After a lengthy criminal prosecution, Judge Nixon was convicted on two counts of perjury before the grand jury and sentenced to five years in prison on each count. Not long thereafter, the House impeached Judge Nixon by a vote of 417 to 0. The first article of impeachment charged him with making the false or misleading statement to the grand jury that he could not "recall" discussing the Fairchild case with the prosecutor. The second article charged Nixon with making affirmative false or misleading statements to the grand jury that he had "nothing whatsoever officially or unofficially to do with the Drew Fairchild case." The third article alleged that Judge Nixon made numerous false statements (not under oath) to federal investigators prior to his grand jury testimony. See 135 Cong. Rec. H1802-03.

Neither Judge Nixon nor his "very able counsel," 135 Cong. Rec. H1804, even suggested that perjury was not a "high Crime or Misdemeanor." Indeed, Judge Nixon affirmatively acknowledged to the Senate, "If you find that the prosecution has clearly met its heavy burden of proof, . . . then you may vote to convict." 135 Cong. Rec. S14493, S14502 (1989). His sole defense was that he was innocent, "unjustly and wrongfully convicted." Id.

As the House Judiciary Committee Report on his impeachment concluded, "Judge Nixon's conduct was wholly unacceptable for a federal judge and [has] tainted the integrity of the federal judiciary. The Committee therefore recommends that Judge Walter L. Nixon, Jr., be impeached by the House of Representatives and tried by the United States Senate." H.R. Rep. 101-36 (1989). The House unanimously impeached Judge Nixon, and the House Managers' Report expressed no doubt that perjury is an impeachable offense:

It is difficult to imagine an act more subversive to the legal process than lying from the witness stand. A judge who violates his testimonial oath and misleads a grand jury is clearly unfit to remain on the bench. If a judge's truthfulness cannot be guaranteed, if he sets less than the highest standard for candor, how can ordinary citizens who appear in court be expected to abide by their testimonial oath?



House of Representatives' Brief in Support of the Articles of Impeachment ("Nixon House Br.") at 59 (1989). As House Manager Edwards further argued to the full Senate,

We deal here with a Federal judge who committed perjury. A man who lied to law enforcement officials in an interview, and then lied again in sworn testimony before a grand jury. . . . After carefully investigating the facts and hearing all the evidence, the House voted 417 to 0 in favor of three articles of impeachment. Accordingly, you must now grapple with the same question we faced in the House. Is a man who repeatedly lied fit to hold the high office of Federal judge? I hope you agree the answer is obvious. To preserve the integrity of the judiciary, to maintain public respect for law and order, Judge Nixon must be removed from the bench.



135 Cong. Rec. S14495 (statement of Rep. Edwards) (emphasis added).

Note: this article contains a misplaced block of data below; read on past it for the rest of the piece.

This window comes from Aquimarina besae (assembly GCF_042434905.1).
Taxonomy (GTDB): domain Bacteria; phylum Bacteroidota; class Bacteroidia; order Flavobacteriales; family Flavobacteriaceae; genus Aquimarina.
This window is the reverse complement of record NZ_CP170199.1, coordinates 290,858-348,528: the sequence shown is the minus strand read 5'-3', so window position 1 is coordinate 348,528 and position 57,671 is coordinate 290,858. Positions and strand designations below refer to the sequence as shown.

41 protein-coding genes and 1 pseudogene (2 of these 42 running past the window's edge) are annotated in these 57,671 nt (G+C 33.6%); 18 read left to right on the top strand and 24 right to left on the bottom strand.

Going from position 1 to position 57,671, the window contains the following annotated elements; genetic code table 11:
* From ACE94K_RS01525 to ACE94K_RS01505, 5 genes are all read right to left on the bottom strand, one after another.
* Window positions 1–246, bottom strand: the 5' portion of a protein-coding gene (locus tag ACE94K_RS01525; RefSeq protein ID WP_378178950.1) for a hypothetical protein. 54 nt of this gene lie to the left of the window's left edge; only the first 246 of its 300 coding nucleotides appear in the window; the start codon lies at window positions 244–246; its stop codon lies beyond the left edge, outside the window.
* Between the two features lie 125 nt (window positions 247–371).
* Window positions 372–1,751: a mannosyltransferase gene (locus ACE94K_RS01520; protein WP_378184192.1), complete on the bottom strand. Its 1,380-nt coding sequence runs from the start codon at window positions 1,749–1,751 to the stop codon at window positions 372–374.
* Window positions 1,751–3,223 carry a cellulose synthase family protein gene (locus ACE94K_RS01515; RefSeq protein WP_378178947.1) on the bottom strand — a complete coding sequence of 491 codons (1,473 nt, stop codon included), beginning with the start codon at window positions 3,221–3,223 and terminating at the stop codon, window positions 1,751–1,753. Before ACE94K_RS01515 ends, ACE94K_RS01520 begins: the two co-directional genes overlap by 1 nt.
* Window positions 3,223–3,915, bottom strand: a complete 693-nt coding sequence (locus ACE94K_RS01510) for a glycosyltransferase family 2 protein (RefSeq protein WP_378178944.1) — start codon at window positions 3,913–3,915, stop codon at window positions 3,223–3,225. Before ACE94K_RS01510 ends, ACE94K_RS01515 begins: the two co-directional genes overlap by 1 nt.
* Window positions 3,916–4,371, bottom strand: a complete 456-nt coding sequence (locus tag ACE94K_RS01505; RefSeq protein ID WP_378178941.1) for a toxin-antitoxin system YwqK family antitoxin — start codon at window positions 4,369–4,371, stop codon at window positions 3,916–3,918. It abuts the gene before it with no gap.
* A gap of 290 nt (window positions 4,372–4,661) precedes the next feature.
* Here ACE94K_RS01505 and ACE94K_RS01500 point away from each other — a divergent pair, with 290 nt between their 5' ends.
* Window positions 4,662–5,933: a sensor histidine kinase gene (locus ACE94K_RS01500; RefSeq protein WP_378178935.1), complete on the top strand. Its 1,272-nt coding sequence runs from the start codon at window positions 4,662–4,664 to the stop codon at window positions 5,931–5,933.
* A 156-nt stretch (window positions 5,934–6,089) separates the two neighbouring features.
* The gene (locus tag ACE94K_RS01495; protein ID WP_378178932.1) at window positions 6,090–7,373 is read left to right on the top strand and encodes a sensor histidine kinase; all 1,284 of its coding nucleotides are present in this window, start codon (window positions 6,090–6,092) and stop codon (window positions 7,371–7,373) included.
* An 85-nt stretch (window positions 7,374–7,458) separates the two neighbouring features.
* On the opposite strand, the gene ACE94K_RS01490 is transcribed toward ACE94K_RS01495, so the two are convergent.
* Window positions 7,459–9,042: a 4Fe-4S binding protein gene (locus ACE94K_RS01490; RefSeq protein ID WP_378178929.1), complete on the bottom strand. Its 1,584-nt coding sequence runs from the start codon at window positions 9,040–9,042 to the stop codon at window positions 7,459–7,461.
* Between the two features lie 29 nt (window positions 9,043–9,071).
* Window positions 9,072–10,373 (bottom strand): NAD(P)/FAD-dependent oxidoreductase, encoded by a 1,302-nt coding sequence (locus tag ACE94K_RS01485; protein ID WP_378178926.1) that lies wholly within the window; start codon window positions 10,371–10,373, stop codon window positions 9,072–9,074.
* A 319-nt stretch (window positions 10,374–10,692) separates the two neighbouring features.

House Manager Sensenbrenner addressed the question even more directly:

There are basically two questions before you in connection with this impeachment. First, does the conduct alleged in the three articles of impeachment state an impeachable offense? There is really no debate on this point. The articles allege misconduct that is criminal and wholly inconsistent with judicial integrity and the judicial oath. Everyone agrees that a judge who lies under oath, or who deceives Federal investigators by lying in an interview, is not fit to remain on the bench.



135 Cong. Rec. S14,497 (statement of Rep. Sensenbrenner) (emphases added).

The Senate agreed, overwhelmingly voting to convict Judge Nixon of perjury on the first two articles (89-8 and 78-19, respectively). As Senator Carl Levin explained,

The record amply supports the finding in the criminal trial that Judge Nixon's statements to the grand jury were false and misleading and constituted perjury. Those are the statements cited in articles I and II and it is on those articles that I vote to convict Judge Nixon and remove him from office.



135 Cong. Rec. S14,637 (statement of Sen. Levin).

B. Impeachment of Judge Hastings.

Also in 1989, the House impeached Judge Alcee L. Hastings for, inter alia, making numerous false statements under oath. The Senate convicted him, and he was removed from office. Initially, Judge Hastings had been indicted by a federal grand jury for conspiracy stemming from his alleged bribery conspiracy with his friend William Borders to "fix" cases before Judge Hastings in exchange for cash payments from defendants. William Borders was convicted, but, at his own trial, Judge Hastings took the stand and unequivocally denied any participation in a conspiracy with Borders. The jury acquitted Judge Hastings on all counts. Nevertheless, the House impeached Judge Hastings, approving sixteen articles of impeachment, fourteen of which were for lying under oath at his trial.

The House voted 413 to 3 to impeach. In the trial before the Senate, the House Managers' Report left no doubt whatsoever as to whether perjury alone is impeachable:

It is important to realize that each instance of false testimony charged in the false statement articles is more than enough reason to convict Judge Hastings and remove him from office. Even if the evidence were insufficient to prove that Judge Hastings was part of the conspiracy with William Borders, which the House in no way concedes, the fact that he lied under oath to assure his acquittal is conduct that cannot be tolerated of a United States District Judge. To bolster one's defense by lying to a jury is separate, independent corrupt conduct. For this reason alone, Judge Hastings should be removed from public office.